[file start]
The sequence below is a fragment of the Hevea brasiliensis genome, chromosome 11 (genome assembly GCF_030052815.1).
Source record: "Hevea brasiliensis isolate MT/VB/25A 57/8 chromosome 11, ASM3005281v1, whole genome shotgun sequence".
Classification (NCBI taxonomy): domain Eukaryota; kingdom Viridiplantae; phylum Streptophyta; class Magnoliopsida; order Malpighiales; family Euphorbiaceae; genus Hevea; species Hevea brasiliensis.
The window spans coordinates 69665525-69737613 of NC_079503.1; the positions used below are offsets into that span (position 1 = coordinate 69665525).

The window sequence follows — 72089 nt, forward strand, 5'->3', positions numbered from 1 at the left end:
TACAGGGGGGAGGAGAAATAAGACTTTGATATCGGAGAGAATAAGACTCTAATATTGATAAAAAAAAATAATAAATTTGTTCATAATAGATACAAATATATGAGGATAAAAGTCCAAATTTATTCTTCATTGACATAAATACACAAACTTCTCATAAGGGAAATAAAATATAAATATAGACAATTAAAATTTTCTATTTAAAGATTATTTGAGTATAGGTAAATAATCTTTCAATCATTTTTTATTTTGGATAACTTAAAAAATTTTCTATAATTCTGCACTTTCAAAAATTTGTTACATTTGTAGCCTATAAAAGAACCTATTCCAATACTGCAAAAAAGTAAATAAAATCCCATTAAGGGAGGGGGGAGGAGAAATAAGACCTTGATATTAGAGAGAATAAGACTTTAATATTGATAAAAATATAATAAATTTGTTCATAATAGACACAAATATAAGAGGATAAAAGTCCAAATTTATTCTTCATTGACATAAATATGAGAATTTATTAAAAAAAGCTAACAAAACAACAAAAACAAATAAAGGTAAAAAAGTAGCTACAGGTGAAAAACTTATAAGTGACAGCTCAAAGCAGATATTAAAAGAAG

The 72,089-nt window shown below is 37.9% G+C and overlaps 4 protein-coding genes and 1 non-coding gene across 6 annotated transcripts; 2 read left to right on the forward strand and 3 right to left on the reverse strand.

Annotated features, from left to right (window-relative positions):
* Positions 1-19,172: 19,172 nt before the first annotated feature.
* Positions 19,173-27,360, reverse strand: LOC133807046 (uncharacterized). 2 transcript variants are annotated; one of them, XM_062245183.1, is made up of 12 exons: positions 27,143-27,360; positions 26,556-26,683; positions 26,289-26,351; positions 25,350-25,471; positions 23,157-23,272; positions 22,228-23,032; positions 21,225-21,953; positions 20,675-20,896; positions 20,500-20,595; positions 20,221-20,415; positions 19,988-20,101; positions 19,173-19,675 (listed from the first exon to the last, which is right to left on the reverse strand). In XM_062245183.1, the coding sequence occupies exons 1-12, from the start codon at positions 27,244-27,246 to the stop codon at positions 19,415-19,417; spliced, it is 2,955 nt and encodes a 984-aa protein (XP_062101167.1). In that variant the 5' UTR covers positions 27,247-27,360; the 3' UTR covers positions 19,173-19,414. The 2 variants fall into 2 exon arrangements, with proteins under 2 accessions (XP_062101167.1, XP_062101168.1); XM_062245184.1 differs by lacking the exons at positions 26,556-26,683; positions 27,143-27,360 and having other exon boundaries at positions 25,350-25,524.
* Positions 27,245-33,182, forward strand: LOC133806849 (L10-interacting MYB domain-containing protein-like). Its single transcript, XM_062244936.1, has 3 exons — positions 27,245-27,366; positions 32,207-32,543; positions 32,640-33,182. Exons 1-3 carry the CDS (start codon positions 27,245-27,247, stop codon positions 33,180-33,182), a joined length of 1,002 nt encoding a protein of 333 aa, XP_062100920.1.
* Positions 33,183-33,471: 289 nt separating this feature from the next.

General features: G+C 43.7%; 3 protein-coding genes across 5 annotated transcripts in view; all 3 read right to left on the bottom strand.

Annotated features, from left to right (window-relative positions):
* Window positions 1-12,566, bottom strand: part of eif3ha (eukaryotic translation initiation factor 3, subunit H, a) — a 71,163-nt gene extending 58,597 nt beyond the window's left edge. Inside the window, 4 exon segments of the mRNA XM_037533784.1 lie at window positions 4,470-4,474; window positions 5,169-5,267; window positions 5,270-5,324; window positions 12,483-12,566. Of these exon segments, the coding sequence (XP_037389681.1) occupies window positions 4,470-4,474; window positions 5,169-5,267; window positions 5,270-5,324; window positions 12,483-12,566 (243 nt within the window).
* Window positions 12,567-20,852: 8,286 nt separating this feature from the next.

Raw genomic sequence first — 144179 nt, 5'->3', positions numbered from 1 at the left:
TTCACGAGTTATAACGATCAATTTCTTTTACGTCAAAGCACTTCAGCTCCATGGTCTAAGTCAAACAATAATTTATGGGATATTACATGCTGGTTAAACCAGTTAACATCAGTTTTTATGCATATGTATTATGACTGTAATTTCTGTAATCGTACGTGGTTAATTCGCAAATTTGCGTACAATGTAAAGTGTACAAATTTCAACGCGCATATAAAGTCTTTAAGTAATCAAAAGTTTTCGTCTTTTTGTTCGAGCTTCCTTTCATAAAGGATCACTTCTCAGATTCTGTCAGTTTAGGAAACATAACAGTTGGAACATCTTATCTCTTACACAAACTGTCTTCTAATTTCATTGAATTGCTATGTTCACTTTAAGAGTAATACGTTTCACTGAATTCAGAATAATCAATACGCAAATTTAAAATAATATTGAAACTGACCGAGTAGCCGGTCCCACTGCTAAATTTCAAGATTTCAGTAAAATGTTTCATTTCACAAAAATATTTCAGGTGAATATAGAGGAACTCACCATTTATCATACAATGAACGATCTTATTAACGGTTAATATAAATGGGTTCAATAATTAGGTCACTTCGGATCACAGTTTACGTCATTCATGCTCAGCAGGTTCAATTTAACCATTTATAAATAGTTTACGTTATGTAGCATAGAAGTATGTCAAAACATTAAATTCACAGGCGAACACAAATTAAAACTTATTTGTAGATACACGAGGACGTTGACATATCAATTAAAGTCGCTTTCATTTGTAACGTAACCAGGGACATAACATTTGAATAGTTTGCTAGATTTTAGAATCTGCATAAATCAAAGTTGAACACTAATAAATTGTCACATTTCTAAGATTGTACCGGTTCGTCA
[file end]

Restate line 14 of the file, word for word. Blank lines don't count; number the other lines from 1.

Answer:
Annotated features, from left to right (window-relative positions):